computer = getInstance( "Computer" )
// We can't even reach here. index )
computer.write( data )
To avoid conflicts, we recommend you use the suffixes and prefixes so the delegate methods are more expressive:
// Injection Approach
component name="computer"
property name="memory" inject delegate delegatePrefix
property name="disk" inject delegate delegateSuffix
// Shorthand Approach
component name="computer" delegates=">memory,<disk"
computer = getInstance( "Computer" )
// Using expressive delegation
computer.diskRead( index )
computer.writeMemory( data )

Targeted Method Delegation

If you want to delegate to only a few methods and not all public methods of an object, then you can use the delegate annotation and pass in a list of those methods you can to include in the delegation.
component name="computer"
property name="memory" inject delegate delegatePrefix
property name="disk" inject delegate="read,sleep" delegateSuffix
property name="flow" inject="coldbox.system.util.core.Flow" delegate
computer = getInstance( "Computer" )
computer.diskWrite() => Will FAIL!!!

Simple Shorthand Approach

The simple shorthand approach can also leverage targeted methods by adding the following pattern to the definition:
You basically add the name of the methods by using a =method pattern.
component name="computer"
delegates=">Memory, <Disk=read,sleep"
component name="computer"{
property name="authorizable."

Delegate $parent Injection

Every delegate, once it’s used on a target, will get a $parent injection available to them. This will allow them to interact with the parent that called for the delegation.
Important: Please note that if your Delegate is a singleton, this can cause issues as it can be potentially injected into many parents. Therefore, we suggest that if you create Delegates that use the $parent approach, they remain as transients.
function populate( memento ){
// Populate the injected parent
return populateFromStruct( target : $parent, memento : arguments.memento );

Binder Delegates Support

You can also explicitly set the delegates shorthand expression for a component via the binder’s delegates() method.
map( "Computer" )
.to( "path.Computer" )
.delegates( ">Memory, <Disk(read,sleep)" )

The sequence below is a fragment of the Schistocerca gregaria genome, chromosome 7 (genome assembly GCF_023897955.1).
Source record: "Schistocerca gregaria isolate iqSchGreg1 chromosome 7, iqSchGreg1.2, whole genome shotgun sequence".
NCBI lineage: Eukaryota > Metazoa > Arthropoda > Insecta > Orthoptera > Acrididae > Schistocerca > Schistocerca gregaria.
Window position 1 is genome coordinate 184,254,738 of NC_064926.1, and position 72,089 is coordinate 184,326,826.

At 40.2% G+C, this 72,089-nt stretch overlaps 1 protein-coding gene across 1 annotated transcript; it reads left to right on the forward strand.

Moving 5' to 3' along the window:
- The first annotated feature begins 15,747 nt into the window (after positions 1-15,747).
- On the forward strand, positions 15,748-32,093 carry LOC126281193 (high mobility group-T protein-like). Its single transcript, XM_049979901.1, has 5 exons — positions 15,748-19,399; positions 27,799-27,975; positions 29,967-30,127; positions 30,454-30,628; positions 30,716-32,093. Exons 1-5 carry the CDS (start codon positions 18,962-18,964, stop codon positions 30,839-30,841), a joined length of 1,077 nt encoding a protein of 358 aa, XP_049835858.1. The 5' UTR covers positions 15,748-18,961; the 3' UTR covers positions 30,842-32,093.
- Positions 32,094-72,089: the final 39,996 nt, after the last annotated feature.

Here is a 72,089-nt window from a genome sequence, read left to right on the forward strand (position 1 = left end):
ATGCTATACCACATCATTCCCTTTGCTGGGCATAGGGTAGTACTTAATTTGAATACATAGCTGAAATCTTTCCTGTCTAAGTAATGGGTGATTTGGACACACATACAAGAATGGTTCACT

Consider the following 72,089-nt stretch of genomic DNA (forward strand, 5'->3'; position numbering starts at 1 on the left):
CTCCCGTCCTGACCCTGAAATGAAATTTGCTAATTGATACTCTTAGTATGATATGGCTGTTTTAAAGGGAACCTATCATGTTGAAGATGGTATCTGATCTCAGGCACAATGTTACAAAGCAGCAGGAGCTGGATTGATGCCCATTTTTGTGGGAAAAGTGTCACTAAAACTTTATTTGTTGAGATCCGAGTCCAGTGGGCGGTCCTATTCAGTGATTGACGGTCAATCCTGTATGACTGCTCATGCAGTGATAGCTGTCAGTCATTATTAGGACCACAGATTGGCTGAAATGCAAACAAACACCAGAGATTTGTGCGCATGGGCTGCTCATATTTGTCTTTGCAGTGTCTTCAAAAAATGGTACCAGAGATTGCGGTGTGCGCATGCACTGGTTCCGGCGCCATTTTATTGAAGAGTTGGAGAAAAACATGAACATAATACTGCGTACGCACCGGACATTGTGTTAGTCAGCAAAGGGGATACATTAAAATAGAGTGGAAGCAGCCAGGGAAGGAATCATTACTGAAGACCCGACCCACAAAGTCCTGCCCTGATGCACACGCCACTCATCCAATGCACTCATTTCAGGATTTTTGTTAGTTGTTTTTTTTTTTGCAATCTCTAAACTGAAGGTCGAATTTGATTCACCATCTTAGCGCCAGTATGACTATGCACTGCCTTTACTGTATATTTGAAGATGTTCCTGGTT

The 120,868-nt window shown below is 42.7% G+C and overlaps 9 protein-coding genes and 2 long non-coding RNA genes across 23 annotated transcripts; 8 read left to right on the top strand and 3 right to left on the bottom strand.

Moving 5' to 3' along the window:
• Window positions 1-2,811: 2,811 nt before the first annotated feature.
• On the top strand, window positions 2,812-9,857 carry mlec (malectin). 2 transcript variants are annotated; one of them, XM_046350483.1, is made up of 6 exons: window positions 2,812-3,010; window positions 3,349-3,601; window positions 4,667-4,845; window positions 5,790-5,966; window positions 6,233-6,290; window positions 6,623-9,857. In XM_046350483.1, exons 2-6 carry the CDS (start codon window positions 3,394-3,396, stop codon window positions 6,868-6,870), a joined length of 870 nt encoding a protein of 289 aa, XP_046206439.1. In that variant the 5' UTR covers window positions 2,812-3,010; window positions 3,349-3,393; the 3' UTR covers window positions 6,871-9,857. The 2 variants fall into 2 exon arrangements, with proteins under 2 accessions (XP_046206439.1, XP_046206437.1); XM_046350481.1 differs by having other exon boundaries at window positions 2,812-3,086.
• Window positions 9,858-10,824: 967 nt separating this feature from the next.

.delegates( [ ">Memory", "" ] )
You can also use the property binder method as well to explicitly define the delegate annotations of any injection property:
* Map property injection
* @name The name of the property to inject
* @ref The reference mapping id this property maps to
* @dsl The construction dsl this property references. If used, the name value must be used.
* @value The explicit value of the property, if passed.
* @javaCast The type of javaCast() to use on the value of the value. Only used if using dsl or ref arguments
* @scope The scope in the CFC to inject the property to. By default it will inject it to the variables scope
* @required If the property is required or not, by default we assume required DI
* @type The type of the property
* @delegate If the property is an object delegate it will be empty or the list of methods to delegate to, else null
* @delegatePrefix If the property has a delegate prefix, else null
* @delegateSuffix If the property has a delegate suffix, else null
* @delegateExcludes If the property has a delegate exclusion list, else null
* @delegateIncludes
Binder function property(
required name,
scope = "variables",
required required=true,
type = "any",

Core Delegates

Now that we have seen what delegators are, WireBox offers core delegators to your application via the @coreDelegates namespace
  • Async - This delegate is useful to interact with the AsyncManager and is the most used functionality for asynchronous programming.
  • DateTime - Leverage the date time helper
  • Env - Talk to environment variables
  • Flow - Several fluent flow methods
  • JsonUtil - JSON utilities
  • StringUtil - String utilities
  • Population - Population utilities
So let's say you have a service that needs to populate objects and work with the system environment:
delegates="population@coreDelegates, Env@coreDelegates"{